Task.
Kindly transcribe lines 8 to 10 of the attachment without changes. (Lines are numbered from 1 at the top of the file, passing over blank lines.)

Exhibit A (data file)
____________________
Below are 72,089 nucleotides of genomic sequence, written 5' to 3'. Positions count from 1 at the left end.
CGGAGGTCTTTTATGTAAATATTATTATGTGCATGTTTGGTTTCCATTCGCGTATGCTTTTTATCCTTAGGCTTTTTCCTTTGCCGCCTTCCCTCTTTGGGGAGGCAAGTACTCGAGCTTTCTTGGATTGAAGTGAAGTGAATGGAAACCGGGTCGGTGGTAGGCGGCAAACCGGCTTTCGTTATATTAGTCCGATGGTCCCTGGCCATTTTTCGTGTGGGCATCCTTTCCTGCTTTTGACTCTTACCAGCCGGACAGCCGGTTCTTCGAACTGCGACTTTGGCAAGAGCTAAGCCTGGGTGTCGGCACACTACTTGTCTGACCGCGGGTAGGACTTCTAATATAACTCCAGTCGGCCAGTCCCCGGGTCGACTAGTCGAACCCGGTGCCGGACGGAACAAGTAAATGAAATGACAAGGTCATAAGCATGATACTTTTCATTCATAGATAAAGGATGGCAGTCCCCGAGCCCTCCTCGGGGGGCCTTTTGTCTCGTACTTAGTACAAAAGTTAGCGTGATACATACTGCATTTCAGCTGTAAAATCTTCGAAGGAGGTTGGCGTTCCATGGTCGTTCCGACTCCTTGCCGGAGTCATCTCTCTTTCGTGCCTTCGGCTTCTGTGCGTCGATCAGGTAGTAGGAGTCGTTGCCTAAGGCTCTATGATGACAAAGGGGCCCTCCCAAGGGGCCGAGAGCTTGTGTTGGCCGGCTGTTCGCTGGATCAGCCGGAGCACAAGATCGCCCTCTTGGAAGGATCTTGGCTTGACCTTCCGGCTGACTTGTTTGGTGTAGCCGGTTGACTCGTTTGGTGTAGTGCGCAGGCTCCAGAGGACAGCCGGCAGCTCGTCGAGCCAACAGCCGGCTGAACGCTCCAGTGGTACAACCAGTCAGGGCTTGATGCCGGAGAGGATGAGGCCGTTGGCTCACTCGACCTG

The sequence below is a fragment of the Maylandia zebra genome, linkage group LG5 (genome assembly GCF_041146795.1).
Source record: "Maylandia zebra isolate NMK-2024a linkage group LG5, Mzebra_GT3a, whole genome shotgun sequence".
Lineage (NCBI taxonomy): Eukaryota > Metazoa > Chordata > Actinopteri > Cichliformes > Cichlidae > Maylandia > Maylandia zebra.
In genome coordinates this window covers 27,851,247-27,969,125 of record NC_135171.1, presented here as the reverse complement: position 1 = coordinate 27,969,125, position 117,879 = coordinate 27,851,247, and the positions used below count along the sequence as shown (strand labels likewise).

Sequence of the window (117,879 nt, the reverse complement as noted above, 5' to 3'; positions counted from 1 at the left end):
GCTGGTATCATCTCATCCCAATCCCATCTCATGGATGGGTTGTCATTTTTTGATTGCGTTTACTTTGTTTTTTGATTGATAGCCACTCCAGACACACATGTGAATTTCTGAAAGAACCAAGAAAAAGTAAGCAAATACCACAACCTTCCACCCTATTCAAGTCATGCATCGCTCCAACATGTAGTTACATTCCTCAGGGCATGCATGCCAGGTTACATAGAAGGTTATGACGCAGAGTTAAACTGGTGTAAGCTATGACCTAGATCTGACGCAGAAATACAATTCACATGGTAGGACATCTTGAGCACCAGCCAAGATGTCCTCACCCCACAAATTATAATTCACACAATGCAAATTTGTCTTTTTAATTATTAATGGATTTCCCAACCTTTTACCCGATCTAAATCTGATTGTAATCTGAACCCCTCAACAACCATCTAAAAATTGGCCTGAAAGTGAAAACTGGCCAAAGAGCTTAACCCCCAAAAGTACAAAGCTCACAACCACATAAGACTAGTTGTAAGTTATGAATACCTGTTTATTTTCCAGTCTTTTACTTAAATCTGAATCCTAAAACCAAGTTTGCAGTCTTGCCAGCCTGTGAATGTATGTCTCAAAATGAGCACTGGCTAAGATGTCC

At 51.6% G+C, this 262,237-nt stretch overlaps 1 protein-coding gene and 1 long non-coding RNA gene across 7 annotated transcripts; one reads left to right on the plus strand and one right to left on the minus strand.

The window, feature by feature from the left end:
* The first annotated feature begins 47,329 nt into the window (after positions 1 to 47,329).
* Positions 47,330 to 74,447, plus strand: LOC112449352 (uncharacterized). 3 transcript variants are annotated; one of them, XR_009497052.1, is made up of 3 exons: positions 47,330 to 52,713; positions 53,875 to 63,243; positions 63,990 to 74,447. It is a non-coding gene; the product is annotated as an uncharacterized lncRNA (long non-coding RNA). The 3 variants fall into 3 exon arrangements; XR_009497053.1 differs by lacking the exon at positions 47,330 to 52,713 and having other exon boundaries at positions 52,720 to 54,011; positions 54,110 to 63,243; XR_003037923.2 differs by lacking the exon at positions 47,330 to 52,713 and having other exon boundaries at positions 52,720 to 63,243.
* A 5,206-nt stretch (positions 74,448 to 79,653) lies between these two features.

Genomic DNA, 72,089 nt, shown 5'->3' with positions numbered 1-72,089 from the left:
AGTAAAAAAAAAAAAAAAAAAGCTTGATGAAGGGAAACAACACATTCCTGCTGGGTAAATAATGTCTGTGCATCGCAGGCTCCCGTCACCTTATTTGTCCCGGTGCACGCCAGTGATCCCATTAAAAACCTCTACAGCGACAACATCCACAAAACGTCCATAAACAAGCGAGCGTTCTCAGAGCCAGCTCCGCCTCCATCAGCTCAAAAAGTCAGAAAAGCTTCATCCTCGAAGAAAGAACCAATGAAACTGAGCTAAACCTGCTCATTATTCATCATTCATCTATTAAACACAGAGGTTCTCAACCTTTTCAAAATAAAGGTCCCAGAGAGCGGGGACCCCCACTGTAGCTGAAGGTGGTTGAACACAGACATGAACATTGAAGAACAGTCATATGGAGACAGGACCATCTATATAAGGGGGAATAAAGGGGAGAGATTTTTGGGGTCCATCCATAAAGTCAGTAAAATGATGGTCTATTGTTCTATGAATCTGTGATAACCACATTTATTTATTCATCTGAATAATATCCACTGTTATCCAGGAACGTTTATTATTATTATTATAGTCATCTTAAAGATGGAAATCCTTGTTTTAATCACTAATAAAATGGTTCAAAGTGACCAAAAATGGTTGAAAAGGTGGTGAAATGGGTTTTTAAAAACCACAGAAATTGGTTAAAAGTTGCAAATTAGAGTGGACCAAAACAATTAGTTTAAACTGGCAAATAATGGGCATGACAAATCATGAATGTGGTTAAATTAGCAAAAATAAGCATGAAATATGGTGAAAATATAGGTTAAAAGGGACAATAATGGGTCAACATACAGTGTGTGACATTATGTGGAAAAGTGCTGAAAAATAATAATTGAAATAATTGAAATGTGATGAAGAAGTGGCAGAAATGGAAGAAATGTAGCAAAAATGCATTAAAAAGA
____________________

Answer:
GCTGGTATCATCTCATCCCAATCCCATCTCATGGATGGGTTGTCATTTTTTGATTGCGTTTACTTTGTTTTTTGATTGATAGCCACTCCAGACACACATGTGAATTTCTGAAAGAACCAAGAAAAAGTAAGCAAATACCACAACCTTCCACCCTATTCAAGTCATGCATCGCTCCAACATGTAGTTACATTCCTCAGGGCATGCATGCCAGGTTACATAGAAGGTTATGACGCAGAGTTAAACTGGTGTAAGCTATGACCTAGATCTGACGCAGAAATACAATTCACATGGTAGGACATCTTGAGCACCAGCCAAGATGTCCTCACCCCACAAATTATAATTCACACAATGCAAATTTGTCTTTTTAATTATTAATGGATTTCCCAACCTTTTACCCGATCTAAATCTGATTGTAATCTGAACCCCTCAACAACCATCTAAAAATTGGCCTGAAAGTGAAAACTGGCCAAAGAGCTTAACCCCCAAAAGTACAAAGCTCACAACCACATAAGACTAGTTGTAAGTTATGAATACCTGTTTATTTTCCAGTCTTTTACTTAAATCTGAATCCTAAAACCAAGTTTGCAGTCTTGCCAGCCTGTGAATGTATGTCTCAAAATGAGCACTGGCTAAGATGTCC

At 51.6% G+C, this 262,237-nt stretch overlaps 1 protein-coding gene and 1 long non-coding RNA gene across 7 annotated transcripts; one reads left to right on the plus strand and one right to left on the minus strand.

The window, feature by feature from the left end: